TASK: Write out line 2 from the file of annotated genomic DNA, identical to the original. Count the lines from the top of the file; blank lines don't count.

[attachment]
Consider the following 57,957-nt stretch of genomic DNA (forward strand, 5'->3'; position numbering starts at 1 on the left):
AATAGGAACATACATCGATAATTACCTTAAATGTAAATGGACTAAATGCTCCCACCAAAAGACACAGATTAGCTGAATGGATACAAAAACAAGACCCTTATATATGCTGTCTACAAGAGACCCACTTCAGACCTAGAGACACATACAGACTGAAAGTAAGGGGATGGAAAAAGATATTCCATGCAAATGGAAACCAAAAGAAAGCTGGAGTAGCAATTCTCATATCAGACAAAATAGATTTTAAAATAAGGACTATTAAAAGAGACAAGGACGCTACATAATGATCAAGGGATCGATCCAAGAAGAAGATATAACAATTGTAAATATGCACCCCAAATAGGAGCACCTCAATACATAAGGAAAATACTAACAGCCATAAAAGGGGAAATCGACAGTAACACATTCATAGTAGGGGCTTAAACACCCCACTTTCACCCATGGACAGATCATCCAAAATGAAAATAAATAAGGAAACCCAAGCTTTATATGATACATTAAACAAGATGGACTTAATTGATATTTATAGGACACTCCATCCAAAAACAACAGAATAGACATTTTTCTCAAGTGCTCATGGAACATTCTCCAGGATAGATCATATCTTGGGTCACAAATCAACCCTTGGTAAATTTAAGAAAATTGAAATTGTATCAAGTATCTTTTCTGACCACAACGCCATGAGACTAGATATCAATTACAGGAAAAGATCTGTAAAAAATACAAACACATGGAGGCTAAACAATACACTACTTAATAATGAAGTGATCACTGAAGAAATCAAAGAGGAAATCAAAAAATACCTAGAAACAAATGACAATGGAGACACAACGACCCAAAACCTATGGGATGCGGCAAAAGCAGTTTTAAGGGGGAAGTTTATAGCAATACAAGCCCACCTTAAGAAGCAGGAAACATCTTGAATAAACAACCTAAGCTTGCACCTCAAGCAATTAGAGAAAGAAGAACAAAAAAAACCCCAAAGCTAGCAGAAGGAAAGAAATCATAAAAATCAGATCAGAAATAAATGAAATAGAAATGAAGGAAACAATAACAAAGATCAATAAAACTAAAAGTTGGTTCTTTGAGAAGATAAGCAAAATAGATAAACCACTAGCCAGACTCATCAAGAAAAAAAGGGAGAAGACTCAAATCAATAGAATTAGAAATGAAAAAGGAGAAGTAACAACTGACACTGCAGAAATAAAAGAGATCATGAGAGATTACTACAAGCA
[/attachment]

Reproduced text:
AATAGGAACATACATCGATAATTACCTTAAATGTAAATGGACTAAATGCTCCCACCAAAAGACACAGATTAGCTGAATGGATACAAAAACAAGACCCTTATATATGCTGTCTACAAGAGACCCACTTCAGACCTAGAGACACATACAGACTGAAAGTAAGGGGATGGAAAAAGATATTCCATGCAAATGGAAACCAAAAGAAAGCTGGAGTAGCAATTCTCATATCAGACAAAATAGATTTTAAAATAAGGACTATTAAAAGAGACAAGGACGCTACATAATGATCAAGGGATCGATCCAAGAAGAAGATATAACAATTGTAAATATGCACCCCAAATAGGAGCACCTCAATACATAAGGAAAATACTAACAGCCATAAAAGGGGAAATCGACAGTAACACATTCATAGTAGGGGCTTAAACACCCCACTTTCACCCATGGACAGATCATCCAAAATGAAAATAAATAAGGAAACCCAAGCTTTATATGATACATTAAACAAGATGGACTTAATTGATATTTATAGGACACTCCATCCAAAAACAACAGAATAGACATTTTTCTCAAGTGCTCATGGAACATTCTCCAGGATAGATCATATCTTGGGTCACAAATCAACCCTTGGTAAATTTAAGAAAATTGAAATTGTATCAAGTATCTTTTCTGACCACAACGCCATGAGACTAGATATCAATTACAGGAAAAGATCTGTAAAAAATACAAACACATGGAGGCTAAACAATACACTACTTAATAATGAAGTGATCACTGAAGAAATCAAAGAGGAAATCAAAAAATACCTAGAAACAAATGACAATGGAGACACAACGACCCAAAACCTATGGGATGCGGCAAAAGCAGTTTTAAGGGGGAAGTTTATAGCAATACAAGCCCACCTTAAGAAGCAGGAAACATCTTGAATAAACAACCTAAGCTTGCACCTCAAGCAATTAGAGAAAGAAGAACAAAAAAAACCCCAAAGCTAGCAGAAGGAAAGAAATCATAAAAATCAGATCAGAAATAAATGAAATAGAAATGAAGGAAACAATAACAAAGATCAATAAAACTAAAAGTTGGTTCTTTGAGAAGATAAGCAAAATAGATAAACCACTAGCCAGACTCATCAAGAAAAAAAGGGAGAAGACTCAAATCAATAGAATTAGAAATGAAAAAGGAGAAGTAACAACTGACACTGCAGAAATAAAAGAGATCATGAGAGATTACTACAAGCA